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What is the role of the Commissioner?

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I'm in my second year as an adult leader in a local Cub Scout Pack, getting used to some of the things that have changed in the 3-4 years I was out of scouting after having turned 18 and learning new things about how units actually run now and then. One thing that I've been curious about on and off is what role the unit commissioner serves. I remember seeing mine when I was growing up in my troop, but all I really knew about what he did is that he'd show up once a month, share a few words with our elderly ASM who'd been around since the founding of the troop, and that was about it (not saying that's all he did, just that that's what I recall from a boy's perspective on things).


What exactly is a unit commissioner supposed to do?

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Roles the Commissioner Plays


A commissioner plays several roles, including friend, representative, unit "doctor", teacher, and counselor.


The commissioner is a friend of the unit. Of all their roles, this one is the most important. It springs from the attitude, "I care, I am here to help, what can I do for you?" Caring is the ingredient that makes commissioner service successful. He or she is an advocate of unit needs. A commissioner who makes himself known and accepted now will be called on in future times of trouble.


The commissioner is a representative. The average unit leader is totally occupied in working with kids. Some have little if any contact with the Boy Scouts of America other than a commissioner's visit to their meeting. To them, the commissioner may be the BSA. The commissioner helps represent the ideals, the principles, and the policies of the Scouting movement.


The commissioner is a unit "doctor". In their role as "doctor", they know that prevention is better than a cure, so they try to see that units make good "health practices" a way of life. When problems arise, and they will even in the best unit, they act quickly. They observe symptoms, diagnose the real ailment, prescribe a remedy, and follow up on the patient.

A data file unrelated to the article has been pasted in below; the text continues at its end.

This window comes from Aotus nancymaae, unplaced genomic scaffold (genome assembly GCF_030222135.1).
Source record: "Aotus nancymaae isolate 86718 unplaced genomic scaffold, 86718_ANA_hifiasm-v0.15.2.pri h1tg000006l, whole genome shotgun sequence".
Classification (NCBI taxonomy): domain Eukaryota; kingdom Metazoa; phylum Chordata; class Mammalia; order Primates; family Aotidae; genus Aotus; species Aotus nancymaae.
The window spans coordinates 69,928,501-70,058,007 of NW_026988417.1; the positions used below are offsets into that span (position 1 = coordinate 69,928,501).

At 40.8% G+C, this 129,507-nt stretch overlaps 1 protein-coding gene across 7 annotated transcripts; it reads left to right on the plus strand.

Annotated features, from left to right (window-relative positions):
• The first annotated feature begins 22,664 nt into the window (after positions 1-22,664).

The commissioner is a teacher. As a commissioner, they will have a wonderful opportunity to participate in the growth of unit leaders by sharing knowledge with them. They teach not just in an academic environment, but where it counts most - as an immediate response to a need to know. That is the best adult learning situation since the lesson is instantly reinforced by practical application of the new knowledge.


The commissioner is a counselor. As a Scouting counselor, they will help units solve their own problems. Counseling is the best role when unit leaders don't recognize a problem and where solutions are not clear-cut. Everyone needs counseling from time to time, even experienced leaders.


Generally, a UC should not be noticed by the majority of the unit, but should be very well known to the leadership of the unit.

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  • 1 month later...



Excellent description. Too bad that of the four units I serve:


- One has yet to be assigned a UC, though it's 4 months old.

- The UC to the Pack is invisible; he comes once a year to eat a free B/G banquet.

- The UC to the Troop is nearly invisible.

- NOBODY paid the Scouting "annual call" on my IH at the beginning of recharter season (look at the BSA recharter envelope!).


Now, if Unit Commissioners would walk the walk...


Bitterly, John


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My suggestion would be to talk to your District Commissioner, if your not happy with your Unit Commissioner.

Some Unit Commissioners dont really have a clue of what to do,but are more than willing to be there for you. Give a little guidance, a little patience,dont treat them like they are the enemy if you dont know them. Tell em what you need,good & bad. You'll have a friend for life.

A District Commissioner

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